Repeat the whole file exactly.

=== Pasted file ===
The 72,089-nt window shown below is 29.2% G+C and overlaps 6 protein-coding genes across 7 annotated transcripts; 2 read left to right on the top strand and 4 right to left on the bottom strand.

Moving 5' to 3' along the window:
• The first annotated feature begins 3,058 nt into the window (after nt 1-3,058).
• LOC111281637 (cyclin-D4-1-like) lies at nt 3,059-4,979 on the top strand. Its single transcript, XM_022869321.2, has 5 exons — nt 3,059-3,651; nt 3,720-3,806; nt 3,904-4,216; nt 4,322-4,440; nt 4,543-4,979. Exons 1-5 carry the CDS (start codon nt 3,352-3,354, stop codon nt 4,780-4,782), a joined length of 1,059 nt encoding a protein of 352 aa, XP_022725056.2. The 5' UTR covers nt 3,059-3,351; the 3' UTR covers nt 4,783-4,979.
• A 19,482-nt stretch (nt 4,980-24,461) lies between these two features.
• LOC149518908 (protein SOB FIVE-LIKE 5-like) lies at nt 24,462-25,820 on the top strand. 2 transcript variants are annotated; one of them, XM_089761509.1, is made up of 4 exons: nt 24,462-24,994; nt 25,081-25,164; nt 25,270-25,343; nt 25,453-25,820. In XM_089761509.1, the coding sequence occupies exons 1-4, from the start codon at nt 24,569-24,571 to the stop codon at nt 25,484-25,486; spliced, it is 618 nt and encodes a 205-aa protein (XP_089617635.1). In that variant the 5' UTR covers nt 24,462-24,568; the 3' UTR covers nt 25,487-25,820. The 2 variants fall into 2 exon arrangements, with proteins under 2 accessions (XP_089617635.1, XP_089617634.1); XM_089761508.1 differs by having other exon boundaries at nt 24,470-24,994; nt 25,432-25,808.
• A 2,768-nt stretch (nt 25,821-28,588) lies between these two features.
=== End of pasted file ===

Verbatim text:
The 72,089-nt window shown below is 29.2% G+C and overlaps 6 protein-coding genes across 7 annotated transcripts; 2 read left to right on the top strand and 4 right to left on the bottom strand.

Moving 5' to 3' along the window:
• The first annotated feature begins 3,058 nt into the window (after nt 1-3,058).
• LOC111281637 (cyclin-D4-1-like) lies at nt 3,059-4,979 on the top strand. Its single transcript, XM_022869321.2, has 5 exons — nt 3,059-3,651; nt 3,720-3,806; nt 3,904-4,216; nt 4,322-4,440; nt 4,543-4,979. Exons 1-5 carry the CDS (start codon nt 3,352-3,354, stop codon nt 4,780-4,782), a joined length of 1,059 nt encoding a protein of 352 aa, XP_022725056.2. The 5' UTR covers nt 3,059-3,351; the 3' UTR covers nt 4,783-4,979.
• A 19,482-nt stretch (nt 4,980-24,461) lies between these two features.
• LOC149518908 (protein SOB FIVE-LIKE 5-like) lies at nt 24,462-25,820 on the top strand. 2 transcript variants are annotated; one of them, XM_089761509.1, is made up of 4 exons: nt 24,462-24,994; nt 25,081-25,164; nt 25,270-25,343; nt 25,453-25,820. In XM_089761509.1, the coding sequence occupies exons 1-4, from the start codon at nt 24,569-24,571 to the stop codon at nt 25,484-25,486; spliced, it is 618 nt and encodes a 205-aa protein (XP_089617635.1). In that variant the 5' UTR covers nt 24,462-24,568; the 3' UTR covers nt 25,487-25,820. The 2 variants fall into 2 exon arrangements, with proteins under 2 accessions (XP_089617635.1, XP_089617634.1); XM_089761508.1 differs by having other exon boundaries at nt 24,470-24,994; nt 25,432-25,808.
• A 2,768-nt stretch (nt 25,821-28,588) lies between these two features.